Typically, this would be a deadlift, but an unweighted Good Morning has got many the same benefits. It provides a great stretch to the hamstrings and requires a tight core and back to maintain good form.
While your core recovers, consider substituting your push-ups for a wall or a standing push up with elevated hands. First, try against the wall. When it starts to become comfortable, try the kitchen counter until you can begin to progressively lower.
Pulling movements are tough without equipment, but we've found standing on a bath towel and pulling it into your chest can be an excellent alternative to a barbell row. If you don't want to risk a towel, you can get great resistance bands.
After giving birth, your body has changed. Everyone recovers differently. All the guidance provided here should be considered in the context of conversations with your team of medical professionals and the intuition you have around your own body. You're finding what works for you now.
Whether it's because you're sleep-deprived, or your hormones are different, or you simply are going through an adjustment to your new identity as "mom", there's nothing to say you need to get back to a rigorous exercise routine as soon as you bring your baby home. There's no need to make this time about setting new records. Your body has gone through a considerable change, and now you can take your time adjusting and strengthening your muscles for the demands of motherhood.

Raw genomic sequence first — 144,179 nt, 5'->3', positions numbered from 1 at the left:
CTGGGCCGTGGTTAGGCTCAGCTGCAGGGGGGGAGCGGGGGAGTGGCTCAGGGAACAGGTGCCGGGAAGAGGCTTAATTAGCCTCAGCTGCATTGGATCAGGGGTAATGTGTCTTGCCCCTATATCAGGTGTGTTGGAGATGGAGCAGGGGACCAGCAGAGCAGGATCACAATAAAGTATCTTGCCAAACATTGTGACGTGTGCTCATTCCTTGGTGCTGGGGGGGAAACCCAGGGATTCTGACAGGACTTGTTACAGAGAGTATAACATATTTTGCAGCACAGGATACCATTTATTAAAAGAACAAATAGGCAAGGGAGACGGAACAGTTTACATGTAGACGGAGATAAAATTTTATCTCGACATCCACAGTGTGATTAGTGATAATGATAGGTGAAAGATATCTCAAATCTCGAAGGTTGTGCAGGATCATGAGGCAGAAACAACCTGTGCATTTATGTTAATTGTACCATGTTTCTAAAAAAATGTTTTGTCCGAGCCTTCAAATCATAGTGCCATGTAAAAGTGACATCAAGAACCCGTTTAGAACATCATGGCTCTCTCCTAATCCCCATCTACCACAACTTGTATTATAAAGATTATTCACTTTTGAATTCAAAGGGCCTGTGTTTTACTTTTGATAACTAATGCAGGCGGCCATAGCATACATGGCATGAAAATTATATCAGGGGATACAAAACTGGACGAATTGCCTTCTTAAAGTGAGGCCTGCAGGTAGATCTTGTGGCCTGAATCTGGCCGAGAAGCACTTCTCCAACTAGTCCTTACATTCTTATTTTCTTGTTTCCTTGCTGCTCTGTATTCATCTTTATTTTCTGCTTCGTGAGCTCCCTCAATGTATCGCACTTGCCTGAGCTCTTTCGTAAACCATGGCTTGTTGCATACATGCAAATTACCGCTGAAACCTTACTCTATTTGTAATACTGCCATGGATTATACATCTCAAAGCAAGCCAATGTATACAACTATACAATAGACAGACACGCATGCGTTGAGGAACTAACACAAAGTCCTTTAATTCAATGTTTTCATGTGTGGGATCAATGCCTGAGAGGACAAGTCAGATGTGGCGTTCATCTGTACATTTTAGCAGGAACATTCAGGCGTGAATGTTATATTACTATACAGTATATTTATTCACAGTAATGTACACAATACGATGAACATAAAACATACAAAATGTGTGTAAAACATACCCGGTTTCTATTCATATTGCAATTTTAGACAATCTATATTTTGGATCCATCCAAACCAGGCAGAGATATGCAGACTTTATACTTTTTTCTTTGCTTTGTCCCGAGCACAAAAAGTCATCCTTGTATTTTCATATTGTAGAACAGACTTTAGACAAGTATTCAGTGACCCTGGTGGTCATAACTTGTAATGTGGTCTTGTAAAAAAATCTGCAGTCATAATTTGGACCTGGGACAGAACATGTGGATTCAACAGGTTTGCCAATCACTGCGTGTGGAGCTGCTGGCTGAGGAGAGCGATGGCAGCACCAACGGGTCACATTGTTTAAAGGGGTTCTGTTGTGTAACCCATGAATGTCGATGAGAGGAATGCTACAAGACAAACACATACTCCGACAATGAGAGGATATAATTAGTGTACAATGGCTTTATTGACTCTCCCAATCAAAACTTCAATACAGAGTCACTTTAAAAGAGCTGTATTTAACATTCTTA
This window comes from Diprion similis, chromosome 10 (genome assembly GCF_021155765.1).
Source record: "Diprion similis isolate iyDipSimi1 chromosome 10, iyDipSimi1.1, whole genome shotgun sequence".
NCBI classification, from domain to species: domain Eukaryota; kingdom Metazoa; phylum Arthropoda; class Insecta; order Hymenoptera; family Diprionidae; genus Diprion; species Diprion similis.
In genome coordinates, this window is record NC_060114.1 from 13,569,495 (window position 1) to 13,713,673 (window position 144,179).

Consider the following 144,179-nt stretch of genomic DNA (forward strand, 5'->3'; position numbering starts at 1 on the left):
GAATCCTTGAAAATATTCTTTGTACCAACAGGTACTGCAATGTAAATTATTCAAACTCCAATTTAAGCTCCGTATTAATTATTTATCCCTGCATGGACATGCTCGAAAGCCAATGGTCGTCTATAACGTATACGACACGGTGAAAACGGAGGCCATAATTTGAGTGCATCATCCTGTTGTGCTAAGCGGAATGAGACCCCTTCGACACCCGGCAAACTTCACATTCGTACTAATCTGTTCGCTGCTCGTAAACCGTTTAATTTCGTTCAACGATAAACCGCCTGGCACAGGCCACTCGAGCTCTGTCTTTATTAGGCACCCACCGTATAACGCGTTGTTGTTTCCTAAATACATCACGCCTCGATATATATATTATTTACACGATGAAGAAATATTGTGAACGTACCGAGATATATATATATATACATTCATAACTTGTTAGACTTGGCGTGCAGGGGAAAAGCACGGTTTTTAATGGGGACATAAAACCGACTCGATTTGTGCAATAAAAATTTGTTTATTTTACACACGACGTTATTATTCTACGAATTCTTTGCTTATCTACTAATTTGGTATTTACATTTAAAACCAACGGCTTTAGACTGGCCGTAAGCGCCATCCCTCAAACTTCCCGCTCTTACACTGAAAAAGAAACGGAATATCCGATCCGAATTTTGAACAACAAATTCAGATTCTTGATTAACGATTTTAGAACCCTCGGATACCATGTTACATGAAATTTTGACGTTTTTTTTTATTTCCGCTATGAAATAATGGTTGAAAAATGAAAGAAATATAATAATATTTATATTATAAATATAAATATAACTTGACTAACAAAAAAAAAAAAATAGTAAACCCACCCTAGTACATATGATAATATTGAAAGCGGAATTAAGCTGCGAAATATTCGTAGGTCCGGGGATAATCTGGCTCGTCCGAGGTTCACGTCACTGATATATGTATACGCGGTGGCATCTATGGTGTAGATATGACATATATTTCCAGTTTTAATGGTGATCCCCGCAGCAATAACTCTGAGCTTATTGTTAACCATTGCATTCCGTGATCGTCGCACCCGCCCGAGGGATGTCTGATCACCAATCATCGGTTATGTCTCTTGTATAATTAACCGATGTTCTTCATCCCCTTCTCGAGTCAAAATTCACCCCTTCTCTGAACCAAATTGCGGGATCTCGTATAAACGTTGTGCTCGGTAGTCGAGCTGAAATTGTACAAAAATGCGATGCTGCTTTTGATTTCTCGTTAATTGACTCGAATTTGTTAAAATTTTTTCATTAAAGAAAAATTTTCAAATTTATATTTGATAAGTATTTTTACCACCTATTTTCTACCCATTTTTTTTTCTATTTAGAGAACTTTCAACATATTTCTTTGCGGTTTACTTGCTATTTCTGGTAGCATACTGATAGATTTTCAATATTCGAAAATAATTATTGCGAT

If you need to skip a workout to hang out and catch up on sleep while your baby takes a nap, that's acceptable. Rest and recovery should not be underestimated. Your body is likely to need at least 6 weeks to recover from giving birth - and that's assuming that everything went perfectly smoothly. Don't try to rush back into your routine, especially the training you were doing before getting pregnant initially. You'll get there, but it will take patience.
Remember to use the medical team around you. The postnatal checkups can be used as a barometer of how ready you are to get back into exercise. The professionals taking care of you will be able to give you personal advice about what workouts they'd recommend. You can also talk to them about the changes to your body, such as diastasis recti, making the muscles longer and weaker.
Postnatal exercise for moms is a beautiful thing. It can ground you to your sense of self, without being "mom" for a little while during your day. It can give you an outlet for your emotions, which may feel unpredictable at the moment as your hormones are surging. It can be a little bit of self-care during your day, and taking it at a pace that feels right for you is right and proper. Provided you're not pushing yourself too hard; postnatal exercise can be great for your physical and mental wellbeing.